There are a few highly-ranked teams this season that thrive on defense but have so far left much to be desired on the other side of the ball. One such squad San Diego State. Despite their overwhelming victory against San Jose State tonight — 90-64, a game in which the Aztecs scored 1.20 points per possessions — SDSU truly struggles executing their halfcourt offense.
Other than Arizona, there isn’t another team this year that can lock up an opponent like Steve Fisher’s group. The Aztecs have defensively stymied opponents, holding teams overall to .91 points per possession — that OPPP is still a robust .95 in Mountain West play — but the Aztecs are an offensive mess. Of the handful of teams that could compete for the national title this year, a group that includes SDSU, no other squad possesses a lower offensive efficiency rating than SDSU (1.06 PPP). They don’t have a perimeter outlet since SDSU doesn’t take, or make, many threes, so the majority of their scoring has to come from within the arc or at the bucket, but that offense, specifically their two-point shooting, has suffered, hovering around 45 percent in conference play.
One would think a team with Xavier Thames, however, one of the country’s most dynamic guards, would field at least a somewhat competent offense, but Fisher’s squad simply has trouble getting easy baskets. The reason is surprising — SDSU is way too dependent on one-on-one and isolation possessions. The team’s assist rate is one of the lowest in Division I, a shocking 38.4 percent; nearly three-quarters of SDSU’s field goal attempts come in the halfcourt and the team’s effective field goal percentage for a non-transition attempt is under 50 percent. Taking the numbers deeper, and a troubling pattern is further fleshed out: a majority of the shots in those halfcourt sets are twos, and the Aztecs’ field goal percentage is just 32.5 percent.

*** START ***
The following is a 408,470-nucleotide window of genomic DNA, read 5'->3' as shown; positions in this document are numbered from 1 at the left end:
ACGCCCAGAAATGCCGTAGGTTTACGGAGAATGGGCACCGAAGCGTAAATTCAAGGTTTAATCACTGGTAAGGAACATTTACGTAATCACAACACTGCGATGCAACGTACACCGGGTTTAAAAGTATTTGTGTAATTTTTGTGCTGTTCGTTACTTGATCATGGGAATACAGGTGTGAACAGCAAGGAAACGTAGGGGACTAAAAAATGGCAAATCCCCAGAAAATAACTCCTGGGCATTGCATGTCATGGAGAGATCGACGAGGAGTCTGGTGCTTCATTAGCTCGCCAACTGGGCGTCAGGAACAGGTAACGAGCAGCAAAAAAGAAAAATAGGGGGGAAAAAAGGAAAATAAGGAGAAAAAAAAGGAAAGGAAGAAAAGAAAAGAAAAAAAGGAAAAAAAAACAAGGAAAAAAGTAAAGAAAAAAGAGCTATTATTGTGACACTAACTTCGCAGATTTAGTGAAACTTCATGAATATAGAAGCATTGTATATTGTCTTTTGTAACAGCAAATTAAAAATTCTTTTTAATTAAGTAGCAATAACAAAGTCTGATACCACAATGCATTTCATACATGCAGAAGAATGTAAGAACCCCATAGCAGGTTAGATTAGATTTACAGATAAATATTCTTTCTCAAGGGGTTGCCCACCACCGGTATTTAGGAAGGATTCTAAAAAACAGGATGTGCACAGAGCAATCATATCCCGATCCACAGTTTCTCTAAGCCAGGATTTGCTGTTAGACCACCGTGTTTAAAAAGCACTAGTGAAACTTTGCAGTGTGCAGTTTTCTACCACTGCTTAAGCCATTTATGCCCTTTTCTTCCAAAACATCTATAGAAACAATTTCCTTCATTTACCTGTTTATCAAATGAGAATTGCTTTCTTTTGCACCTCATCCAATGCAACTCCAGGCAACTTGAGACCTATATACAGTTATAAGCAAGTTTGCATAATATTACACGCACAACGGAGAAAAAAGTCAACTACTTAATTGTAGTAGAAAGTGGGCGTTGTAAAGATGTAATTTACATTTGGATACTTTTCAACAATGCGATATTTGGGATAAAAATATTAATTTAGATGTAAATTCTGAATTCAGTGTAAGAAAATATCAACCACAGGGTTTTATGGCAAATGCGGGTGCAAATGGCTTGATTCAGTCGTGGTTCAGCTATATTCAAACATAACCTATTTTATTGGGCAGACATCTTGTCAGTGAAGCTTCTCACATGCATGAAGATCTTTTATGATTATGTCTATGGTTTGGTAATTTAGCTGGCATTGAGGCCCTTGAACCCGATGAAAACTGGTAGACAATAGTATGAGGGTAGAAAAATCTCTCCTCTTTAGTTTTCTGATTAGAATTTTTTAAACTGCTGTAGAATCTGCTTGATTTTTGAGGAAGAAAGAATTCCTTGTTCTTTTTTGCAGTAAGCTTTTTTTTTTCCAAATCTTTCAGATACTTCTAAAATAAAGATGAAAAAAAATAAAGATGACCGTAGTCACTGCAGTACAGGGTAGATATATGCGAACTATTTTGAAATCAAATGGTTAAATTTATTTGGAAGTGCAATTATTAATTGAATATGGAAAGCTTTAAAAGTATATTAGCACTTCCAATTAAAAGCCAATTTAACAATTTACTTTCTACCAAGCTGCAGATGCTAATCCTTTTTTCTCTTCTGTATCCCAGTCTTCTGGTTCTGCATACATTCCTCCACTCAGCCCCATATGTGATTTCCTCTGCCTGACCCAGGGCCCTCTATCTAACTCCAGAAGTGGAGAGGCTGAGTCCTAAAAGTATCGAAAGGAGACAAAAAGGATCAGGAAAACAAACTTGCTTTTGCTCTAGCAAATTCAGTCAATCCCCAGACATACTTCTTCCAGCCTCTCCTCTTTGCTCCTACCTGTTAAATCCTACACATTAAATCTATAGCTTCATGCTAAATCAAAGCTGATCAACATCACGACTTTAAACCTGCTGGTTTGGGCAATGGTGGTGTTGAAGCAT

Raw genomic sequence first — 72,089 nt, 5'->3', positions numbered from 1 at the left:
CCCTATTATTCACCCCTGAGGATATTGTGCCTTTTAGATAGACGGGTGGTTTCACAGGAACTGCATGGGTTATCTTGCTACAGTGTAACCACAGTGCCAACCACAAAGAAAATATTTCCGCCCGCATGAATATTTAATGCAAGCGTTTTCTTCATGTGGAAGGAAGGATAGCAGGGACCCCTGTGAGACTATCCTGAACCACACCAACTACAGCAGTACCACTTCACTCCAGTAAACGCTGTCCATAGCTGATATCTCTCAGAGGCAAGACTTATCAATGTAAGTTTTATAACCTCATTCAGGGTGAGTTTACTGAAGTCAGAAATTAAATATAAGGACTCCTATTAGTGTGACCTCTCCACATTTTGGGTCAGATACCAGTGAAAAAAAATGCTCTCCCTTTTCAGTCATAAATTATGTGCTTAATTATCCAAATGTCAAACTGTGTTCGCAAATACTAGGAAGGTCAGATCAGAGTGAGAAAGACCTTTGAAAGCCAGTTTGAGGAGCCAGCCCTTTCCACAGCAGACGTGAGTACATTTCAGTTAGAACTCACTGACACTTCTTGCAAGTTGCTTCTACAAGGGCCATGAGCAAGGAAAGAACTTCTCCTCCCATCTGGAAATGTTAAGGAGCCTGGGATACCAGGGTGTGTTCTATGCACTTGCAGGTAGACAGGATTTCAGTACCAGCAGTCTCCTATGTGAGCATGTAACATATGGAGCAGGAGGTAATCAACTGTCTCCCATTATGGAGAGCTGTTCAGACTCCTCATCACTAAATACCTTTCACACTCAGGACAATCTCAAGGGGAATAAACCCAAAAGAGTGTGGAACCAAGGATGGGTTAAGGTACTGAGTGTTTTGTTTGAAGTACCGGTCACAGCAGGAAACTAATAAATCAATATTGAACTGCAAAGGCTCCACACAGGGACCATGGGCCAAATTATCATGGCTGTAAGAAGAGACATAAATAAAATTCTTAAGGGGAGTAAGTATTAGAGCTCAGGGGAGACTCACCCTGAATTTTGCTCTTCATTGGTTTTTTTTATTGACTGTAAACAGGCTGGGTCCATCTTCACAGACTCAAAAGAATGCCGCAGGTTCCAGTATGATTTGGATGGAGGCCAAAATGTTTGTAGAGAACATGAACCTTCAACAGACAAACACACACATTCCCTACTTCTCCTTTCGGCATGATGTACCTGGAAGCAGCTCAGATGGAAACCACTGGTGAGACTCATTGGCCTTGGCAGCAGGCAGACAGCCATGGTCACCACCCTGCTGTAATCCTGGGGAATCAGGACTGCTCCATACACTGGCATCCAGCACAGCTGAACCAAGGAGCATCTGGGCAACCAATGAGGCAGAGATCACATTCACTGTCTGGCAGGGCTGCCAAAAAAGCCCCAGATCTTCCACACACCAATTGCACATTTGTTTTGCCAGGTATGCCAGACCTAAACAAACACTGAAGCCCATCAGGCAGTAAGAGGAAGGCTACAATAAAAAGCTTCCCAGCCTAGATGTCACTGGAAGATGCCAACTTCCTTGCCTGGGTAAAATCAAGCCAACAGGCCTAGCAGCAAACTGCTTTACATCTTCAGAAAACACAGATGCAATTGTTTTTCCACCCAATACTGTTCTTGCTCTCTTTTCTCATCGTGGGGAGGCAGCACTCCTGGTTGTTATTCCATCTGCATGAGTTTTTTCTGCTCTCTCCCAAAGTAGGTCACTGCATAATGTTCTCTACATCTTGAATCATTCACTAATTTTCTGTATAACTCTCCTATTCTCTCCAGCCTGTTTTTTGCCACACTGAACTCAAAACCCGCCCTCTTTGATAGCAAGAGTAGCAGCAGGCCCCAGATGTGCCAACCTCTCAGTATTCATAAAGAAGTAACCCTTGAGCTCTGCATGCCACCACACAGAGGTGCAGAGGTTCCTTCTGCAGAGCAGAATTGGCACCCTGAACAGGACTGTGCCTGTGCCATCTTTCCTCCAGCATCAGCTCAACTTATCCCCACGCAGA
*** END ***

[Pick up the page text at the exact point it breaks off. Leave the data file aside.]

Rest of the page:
A significant problem for the Aztecs is ball-watching: both Thames and Winston Shepard have usage rates of more than 25 percent, but no one Aztec who plays significant minutes has a rate over 20 percent. The team relies too heavily on both guards to create and distribute that the offense suffers when an opponent does manage to contain the backcourt.
This offensive stagnancy was evident in this weekend’s loss to New Mexico, managing only four assists and posting one of their worst offensive efficiency ratings this year (.75 PPP). San Diego State’s top 25 ranking is largely attributed to their defensive fortitude, but if the Aztecs fall early in the NCAA tournament, a large factor will likely be this inability to score.
CIAA will stay in North Carolina despite state’s LGBT law
CHARLOTTE, N.C. (AP) The Central Intercollegiate Athletic Association says it won’t move its headquarters, its basketball tournament or other conference championships from North Carolina, despite the state’s controversial new LGBT law.
The CIAA said in a statement Thursday that it will instead partner with the NCAA to educate its members on lesbian, gay, bisexual and transgender issues as it does on other issues, like graduation rates and concussion management.
The Charlotte Observer reports that the CIAA, the oldest African-American sports conference in the U.S., has hosted its annual basketball tournament in Charlotte since 2006 and announced it was moving its headquarters to Charlotte from Virginia in 2015.
The CIAA said Thursday that it will continue to “monitor the issues,” as it has since House Bill 2 passed.
VIDEOS: Stephen Curry’s personally invites athletes to his select camp
John Calipari has a goal this offseason: to lose some weight.
“Mid-50s, I let it go a little bit,” Calipari said as he worked out on an elliptical. “Had a heck of a year. But going forward, gotta get in better shape. Gotta get the body right. Started a week ago. What I will say to you is really simple. I’m not showing you my body for a month.”
The reason why Cal needs to get into shape?
He’s going to have to coach this year, because Tyler Ulis is heading to the NBA.
“I shoulda got some of his salary,” Ulis joked.